It is important here to point out that the fears of modern-day Luddites are not completely unfounded. A McKinsey report suggested that by 2030, intelligent agents and robots could replace as much as 30% of the world’s current human labor, and ‘automation will displace between 400 and 800mn jobs by 2030’. However, it is also an undeniable truth that every major technological shift has ended up creating more jobs than what were destroyed. This is because jobs or livelihoods never get obsolete; only specific skills get obsolete and are no longer sufficient to earn a livelihood. In the 1800s, the handloom weaver was no longer needed in the modern textile factory but he could get trained on a power loom and still earn his livelihood.
Particularly in the context of construction, AI’s impact on improving workplace safety and productivity is likely to be several orders of magnitude larger than its potential impact on job losses. For perspective, let’s consider that 38 construction site deaths are reported every day in India; which is 20 times higher than in Britain. India also has the world’s highest accident rate among construction workers, according to a recent study by the International Labour Organization (ILO). Even in a developed country like the United States, the construction industry regularly records five times as many fatal accidents than any other industry, despite safety protocols and mandatory usage of protective equipment.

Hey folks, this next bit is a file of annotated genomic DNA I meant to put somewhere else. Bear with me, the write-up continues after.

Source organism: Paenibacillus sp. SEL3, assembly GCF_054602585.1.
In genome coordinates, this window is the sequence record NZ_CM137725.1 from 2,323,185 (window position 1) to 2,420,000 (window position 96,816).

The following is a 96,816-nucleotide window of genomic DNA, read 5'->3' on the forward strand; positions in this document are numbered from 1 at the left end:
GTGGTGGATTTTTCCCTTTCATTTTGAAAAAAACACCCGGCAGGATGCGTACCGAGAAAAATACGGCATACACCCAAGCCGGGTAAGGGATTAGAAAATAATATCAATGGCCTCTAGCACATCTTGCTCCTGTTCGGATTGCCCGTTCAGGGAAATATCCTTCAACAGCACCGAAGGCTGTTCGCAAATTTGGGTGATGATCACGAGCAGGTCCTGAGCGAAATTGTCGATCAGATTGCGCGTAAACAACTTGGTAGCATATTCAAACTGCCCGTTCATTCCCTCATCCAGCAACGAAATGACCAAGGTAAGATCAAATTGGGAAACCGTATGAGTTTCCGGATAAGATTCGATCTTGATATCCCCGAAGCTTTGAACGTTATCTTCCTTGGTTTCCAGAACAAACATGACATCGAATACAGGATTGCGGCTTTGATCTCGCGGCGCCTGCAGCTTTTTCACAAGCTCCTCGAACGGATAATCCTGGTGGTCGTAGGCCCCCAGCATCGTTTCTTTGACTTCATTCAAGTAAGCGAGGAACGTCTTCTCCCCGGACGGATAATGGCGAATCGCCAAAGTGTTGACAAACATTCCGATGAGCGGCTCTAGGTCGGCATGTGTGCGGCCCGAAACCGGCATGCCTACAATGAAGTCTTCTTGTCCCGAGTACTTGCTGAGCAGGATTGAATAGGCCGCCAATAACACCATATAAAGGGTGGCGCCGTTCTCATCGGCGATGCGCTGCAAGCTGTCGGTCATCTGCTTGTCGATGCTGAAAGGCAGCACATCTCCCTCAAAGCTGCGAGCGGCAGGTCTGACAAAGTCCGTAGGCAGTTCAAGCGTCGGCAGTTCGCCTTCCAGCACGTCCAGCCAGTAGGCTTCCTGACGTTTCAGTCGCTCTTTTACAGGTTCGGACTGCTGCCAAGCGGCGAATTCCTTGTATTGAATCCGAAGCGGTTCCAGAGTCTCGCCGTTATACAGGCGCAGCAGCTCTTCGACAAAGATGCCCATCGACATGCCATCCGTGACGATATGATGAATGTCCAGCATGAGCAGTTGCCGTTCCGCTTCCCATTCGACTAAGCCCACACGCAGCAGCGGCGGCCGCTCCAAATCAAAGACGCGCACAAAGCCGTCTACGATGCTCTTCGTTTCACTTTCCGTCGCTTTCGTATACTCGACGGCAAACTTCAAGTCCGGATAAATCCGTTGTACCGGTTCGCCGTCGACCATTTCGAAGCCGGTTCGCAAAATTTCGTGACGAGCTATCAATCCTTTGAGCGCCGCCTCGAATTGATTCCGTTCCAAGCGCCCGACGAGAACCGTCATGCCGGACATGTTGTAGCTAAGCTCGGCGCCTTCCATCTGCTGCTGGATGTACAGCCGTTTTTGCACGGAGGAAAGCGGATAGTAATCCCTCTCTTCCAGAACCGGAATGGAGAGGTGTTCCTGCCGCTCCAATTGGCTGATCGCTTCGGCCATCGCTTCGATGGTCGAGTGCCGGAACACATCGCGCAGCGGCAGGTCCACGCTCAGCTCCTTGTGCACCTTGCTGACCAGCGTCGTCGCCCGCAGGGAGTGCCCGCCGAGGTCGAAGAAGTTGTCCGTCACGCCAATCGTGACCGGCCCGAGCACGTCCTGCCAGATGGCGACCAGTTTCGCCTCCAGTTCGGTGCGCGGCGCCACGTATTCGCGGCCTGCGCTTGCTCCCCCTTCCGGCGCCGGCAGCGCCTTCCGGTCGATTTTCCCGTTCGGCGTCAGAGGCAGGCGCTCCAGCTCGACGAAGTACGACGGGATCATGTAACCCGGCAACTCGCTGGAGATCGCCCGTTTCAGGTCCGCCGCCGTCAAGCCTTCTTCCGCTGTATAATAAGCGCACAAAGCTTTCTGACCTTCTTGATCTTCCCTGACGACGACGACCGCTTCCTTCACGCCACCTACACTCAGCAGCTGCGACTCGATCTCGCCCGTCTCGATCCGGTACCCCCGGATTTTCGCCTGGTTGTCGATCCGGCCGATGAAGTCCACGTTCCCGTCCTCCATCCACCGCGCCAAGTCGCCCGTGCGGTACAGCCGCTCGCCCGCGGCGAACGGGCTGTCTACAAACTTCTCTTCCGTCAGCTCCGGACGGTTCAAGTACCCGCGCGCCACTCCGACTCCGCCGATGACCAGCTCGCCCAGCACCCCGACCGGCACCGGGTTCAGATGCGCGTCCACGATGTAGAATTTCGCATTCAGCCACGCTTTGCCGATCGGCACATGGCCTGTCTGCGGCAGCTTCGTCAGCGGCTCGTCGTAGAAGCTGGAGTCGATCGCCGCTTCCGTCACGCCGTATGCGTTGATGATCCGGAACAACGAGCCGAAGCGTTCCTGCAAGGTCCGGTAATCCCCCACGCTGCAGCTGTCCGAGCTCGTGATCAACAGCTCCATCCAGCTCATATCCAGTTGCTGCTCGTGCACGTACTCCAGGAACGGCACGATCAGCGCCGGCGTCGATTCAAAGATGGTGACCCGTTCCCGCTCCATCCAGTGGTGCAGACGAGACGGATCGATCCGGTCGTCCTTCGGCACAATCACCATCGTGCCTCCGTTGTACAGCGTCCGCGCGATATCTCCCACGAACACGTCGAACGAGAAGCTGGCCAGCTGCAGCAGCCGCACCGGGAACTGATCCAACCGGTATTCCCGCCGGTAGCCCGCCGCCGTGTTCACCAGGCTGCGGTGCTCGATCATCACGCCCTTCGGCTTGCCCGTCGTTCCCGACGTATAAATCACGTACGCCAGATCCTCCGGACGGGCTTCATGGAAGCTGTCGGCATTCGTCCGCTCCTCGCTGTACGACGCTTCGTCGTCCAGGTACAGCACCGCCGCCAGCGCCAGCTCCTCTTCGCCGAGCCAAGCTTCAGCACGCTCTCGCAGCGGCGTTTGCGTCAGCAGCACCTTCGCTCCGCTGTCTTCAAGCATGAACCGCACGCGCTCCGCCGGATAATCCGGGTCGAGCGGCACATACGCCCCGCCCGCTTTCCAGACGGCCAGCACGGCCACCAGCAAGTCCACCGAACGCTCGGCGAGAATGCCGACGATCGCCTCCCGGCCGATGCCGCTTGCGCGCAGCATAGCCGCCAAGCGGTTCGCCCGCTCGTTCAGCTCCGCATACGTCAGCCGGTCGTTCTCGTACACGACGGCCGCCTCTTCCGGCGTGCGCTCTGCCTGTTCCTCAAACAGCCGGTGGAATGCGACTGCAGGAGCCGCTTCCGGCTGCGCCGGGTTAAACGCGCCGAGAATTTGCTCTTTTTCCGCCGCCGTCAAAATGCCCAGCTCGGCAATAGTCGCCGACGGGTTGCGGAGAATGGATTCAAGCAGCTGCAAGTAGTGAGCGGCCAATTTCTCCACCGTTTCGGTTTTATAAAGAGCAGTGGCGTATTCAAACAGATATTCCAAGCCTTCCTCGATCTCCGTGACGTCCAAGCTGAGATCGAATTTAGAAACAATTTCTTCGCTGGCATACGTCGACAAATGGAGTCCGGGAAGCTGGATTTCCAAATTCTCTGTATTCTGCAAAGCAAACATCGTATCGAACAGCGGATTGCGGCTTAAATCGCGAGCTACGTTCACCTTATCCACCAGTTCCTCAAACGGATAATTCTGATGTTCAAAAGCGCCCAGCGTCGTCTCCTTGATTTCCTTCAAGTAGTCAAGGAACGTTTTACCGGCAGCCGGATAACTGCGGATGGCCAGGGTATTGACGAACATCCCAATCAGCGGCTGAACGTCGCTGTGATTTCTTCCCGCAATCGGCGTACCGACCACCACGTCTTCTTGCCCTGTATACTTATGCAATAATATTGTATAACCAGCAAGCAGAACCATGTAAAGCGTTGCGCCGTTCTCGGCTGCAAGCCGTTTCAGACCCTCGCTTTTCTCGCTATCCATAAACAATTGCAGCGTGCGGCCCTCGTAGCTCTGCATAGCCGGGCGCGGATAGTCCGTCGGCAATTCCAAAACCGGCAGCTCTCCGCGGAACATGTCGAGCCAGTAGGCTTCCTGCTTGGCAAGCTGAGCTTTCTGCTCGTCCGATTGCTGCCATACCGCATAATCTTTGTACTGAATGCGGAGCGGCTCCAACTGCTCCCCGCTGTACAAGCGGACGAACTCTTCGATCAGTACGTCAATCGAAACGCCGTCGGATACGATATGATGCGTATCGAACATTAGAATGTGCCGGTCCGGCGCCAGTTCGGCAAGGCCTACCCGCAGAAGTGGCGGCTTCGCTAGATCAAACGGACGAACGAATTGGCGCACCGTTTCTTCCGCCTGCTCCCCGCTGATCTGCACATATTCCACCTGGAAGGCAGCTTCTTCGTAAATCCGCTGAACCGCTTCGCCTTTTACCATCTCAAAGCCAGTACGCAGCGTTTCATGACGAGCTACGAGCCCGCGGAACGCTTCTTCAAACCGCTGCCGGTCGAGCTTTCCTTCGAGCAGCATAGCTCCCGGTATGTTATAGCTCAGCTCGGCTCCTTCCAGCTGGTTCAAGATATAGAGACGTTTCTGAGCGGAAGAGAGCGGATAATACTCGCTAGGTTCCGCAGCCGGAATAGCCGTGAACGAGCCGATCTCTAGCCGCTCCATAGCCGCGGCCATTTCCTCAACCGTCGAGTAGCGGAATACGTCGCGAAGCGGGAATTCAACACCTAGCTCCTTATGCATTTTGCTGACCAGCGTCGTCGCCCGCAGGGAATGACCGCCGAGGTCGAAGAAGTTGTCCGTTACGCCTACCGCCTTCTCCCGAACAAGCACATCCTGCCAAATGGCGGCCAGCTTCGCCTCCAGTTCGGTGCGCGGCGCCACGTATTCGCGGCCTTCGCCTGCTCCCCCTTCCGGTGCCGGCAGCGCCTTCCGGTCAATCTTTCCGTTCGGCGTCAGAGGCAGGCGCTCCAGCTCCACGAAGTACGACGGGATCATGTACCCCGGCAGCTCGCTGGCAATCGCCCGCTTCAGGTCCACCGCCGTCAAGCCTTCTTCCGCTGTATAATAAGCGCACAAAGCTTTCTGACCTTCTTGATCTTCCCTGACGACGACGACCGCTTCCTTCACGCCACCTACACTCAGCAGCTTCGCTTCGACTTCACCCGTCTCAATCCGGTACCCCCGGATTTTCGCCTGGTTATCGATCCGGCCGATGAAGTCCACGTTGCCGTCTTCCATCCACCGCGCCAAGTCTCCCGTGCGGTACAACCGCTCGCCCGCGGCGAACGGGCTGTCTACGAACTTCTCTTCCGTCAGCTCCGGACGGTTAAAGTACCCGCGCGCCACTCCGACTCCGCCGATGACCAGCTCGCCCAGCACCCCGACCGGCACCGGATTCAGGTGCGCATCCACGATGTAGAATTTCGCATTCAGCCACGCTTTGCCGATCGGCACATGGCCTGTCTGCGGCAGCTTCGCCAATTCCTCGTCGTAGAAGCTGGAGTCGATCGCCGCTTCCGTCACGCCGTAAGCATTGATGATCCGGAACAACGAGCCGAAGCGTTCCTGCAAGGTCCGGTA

Construction remains one of the most dangerous jobs out there – and majority of incidents have human error to blame. Tools such as Trimble CrewSight can ensure that only those workers who are trained, qualified, and properly equipped for a given task are allowed to enter a jobsite. Embedded with AI and video-based monitoring, such tools can cut out the role of human error altogether in safety incidents, creating a win-win for all stakeholders.
Ultimately, despite widespread concerns, AI or robots are unlikely to replace humans altogether on construction sites in the near future. On the other hand, it will definitely help reduce worksite injuries and accidents, or expensive errors, and also make operations far more efficient. Leaders at construction companies should prioritise investment based on areas where AI can have the maximum impact on their company’s operations. We believe that early movers will not only generate tremendous business value for themselves both in short and long term but will also set the direction of the industry for a complete AI-led transformation.